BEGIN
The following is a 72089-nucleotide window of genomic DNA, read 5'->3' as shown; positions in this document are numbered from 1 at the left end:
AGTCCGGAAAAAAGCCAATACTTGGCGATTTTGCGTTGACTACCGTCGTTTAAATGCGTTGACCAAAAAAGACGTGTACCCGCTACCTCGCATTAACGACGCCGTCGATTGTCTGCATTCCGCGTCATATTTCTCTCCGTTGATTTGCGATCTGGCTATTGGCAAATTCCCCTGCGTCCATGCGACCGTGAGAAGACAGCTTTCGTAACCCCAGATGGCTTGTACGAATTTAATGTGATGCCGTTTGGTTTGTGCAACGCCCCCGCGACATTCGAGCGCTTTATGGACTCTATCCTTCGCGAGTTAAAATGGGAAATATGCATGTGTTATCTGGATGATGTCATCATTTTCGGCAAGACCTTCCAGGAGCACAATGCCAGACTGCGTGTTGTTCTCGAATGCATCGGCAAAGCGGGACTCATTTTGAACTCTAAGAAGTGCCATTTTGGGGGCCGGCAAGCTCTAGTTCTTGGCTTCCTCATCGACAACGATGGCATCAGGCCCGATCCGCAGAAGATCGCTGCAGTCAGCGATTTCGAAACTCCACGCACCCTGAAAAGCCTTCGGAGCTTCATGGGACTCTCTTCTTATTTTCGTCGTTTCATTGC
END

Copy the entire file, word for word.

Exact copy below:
The following is a 72089-nucleotide window of genomic DNA, read 5'->3' as shown; positions in this document are numbered from 1 at the left end:
AGTCCGGAAAAAAGCCAATACTTGGCGATTTTGCGTTGACTACCGTCGTTTAAATGCGTTGACCAAAAAAGACGTGTACCCGCTACCTCGCATTAACGACGCCGTCGATTGTCTGCATTCCGCGTCATATTTCTCTCCGTTGATTTGCGATCTGGCTATTGGCAAATTCCCCTGCGTCCATGCGACCGTGAGAAGACAGCTTTCGTAACCCCAGATGGCTTGTACGAATTTAATGTGATGCCGTTTGGTTTGTGCAACGCCCCCGCGACATTCGAGCGCTTTATGGACTCTATCCTTCGCGAGTTAAAATGGGAAATATGCATGTGTTATCTGGATGATGTCATCATTTTCGGCAAGACCTTCCAGGAGCACAATGCCAGACTGCGTGTTGTTCTCGAATGCATCGGCAAAGCGGGACTCATTTTGAACTCTAAGAAGTGCCATTTTGGGGGCCGGCAAGCTCTAGTTCTTGGCTTCCTCATCGACAACGATGGCATCAGGCCCGATCCGCAGAAGATCGCTGCAGTCAGCGATTTCGAAACTCCACGCACCCTGAAAAGCCTTCGGAGCTTCATGGGACTCTCTTCTTATTTTCGTCGTTTCATTGC